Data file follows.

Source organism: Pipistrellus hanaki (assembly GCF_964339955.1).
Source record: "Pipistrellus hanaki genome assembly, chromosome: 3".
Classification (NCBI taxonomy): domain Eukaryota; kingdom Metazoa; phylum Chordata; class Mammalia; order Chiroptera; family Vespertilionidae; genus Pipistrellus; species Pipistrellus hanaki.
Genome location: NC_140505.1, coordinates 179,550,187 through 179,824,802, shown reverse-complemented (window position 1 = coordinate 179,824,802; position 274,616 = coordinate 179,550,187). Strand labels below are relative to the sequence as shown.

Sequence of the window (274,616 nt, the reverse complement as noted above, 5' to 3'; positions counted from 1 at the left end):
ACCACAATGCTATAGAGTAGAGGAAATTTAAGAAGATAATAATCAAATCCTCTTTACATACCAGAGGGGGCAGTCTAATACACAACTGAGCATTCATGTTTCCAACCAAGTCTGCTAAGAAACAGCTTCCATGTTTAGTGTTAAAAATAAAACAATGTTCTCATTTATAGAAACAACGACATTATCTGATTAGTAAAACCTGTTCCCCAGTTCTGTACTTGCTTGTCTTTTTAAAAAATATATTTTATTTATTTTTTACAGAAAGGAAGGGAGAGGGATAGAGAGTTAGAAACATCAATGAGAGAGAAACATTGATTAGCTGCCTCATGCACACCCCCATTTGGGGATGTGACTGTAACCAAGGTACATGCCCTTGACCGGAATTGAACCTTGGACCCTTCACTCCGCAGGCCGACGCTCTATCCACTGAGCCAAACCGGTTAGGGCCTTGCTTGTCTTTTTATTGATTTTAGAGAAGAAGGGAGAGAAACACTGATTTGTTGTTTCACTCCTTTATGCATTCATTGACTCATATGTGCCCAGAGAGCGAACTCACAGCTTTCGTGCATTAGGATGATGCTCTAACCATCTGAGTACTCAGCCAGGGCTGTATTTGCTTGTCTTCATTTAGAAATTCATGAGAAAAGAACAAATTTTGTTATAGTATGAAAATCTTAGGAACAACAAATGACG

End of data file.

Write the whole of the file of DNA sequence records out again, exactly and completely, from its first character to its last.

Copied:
Source organism: Pipistrellus hanaki (assembly GCF_964339955.1).
Source record: "Pipistrellus hanaki genome assembly, chromosome: 3".
Classification (NCBI taxonomy): domain Eukaryota; kingdom Metazoa; phylum Chordata; class Mammalia; order Chiroptera; family Vespertilionidae; genus Pipistrellus; species Pipistrellus hanaki.
Genome location: NC_140505.1, coordinates 179,550,187 through 179,824,802, shown reverse-complemented (window position 1 = coordinate 179,824,802; position 274,616 = coordinate 179,550,187). Strand labels below are relative to the sequence as shown.

Sequence of the window (274,616 nt, the reverse complement as noted above, 5' to 3'; positions counted from 1 at the left end):
ACCACAATGCTATAGAGTAGAGGAAATTTAAGAAGATAATAATCAAATCCTCTTTACATACCAGAGGGGGCAGTCTAATACACAACTGAGCATTCATGTTTCCAACCAAGTCTGCTAAGAAACAGCTTCCATGTTTAGTGTTAAAAATAAAACAATGTTCTCATTTATAGAAACAACGACATTATCTGATTAGTAAAACCTGTTCCCCAGTTCTGTACTTGCTTGTCTTTTTAAAAAATATATTTTATTTATTTTTTACAGAAAGGAAGGGAGAGGGATAGAGAGTTAGAAACATCAATGAGAGAGAAACATTGATTAGCTGCCTCATGCACACCCCCATTTGGGGATGTGACTGTAACCAAGGTACATGCCCTTGACCGGAATTGAACCTTGGACCCTTCACTCCGCAGGCCGACGCTCTATCCACTGAGCCAAACCGGTTAGGGCCTTGCTTGTCTTTTTATTGATTTTAGAGAAGAAGGGAGAGAAACACTGATTTGTTGTTTCACTCCTTTATGCATTCATTGACTCATATGTGCCCAGAGAGCGAACTCACAGCTTTCGTGCATTAGGATGATGCTCTAACCATCTGAGTACTCAGCCAGGGCTGTATTTGCTTGTCTTCATTTAGAAATTCATGAGAAAAGAACAAATTTTGTTATAGTATGAAAATCTTAGGAACAACAAATGACG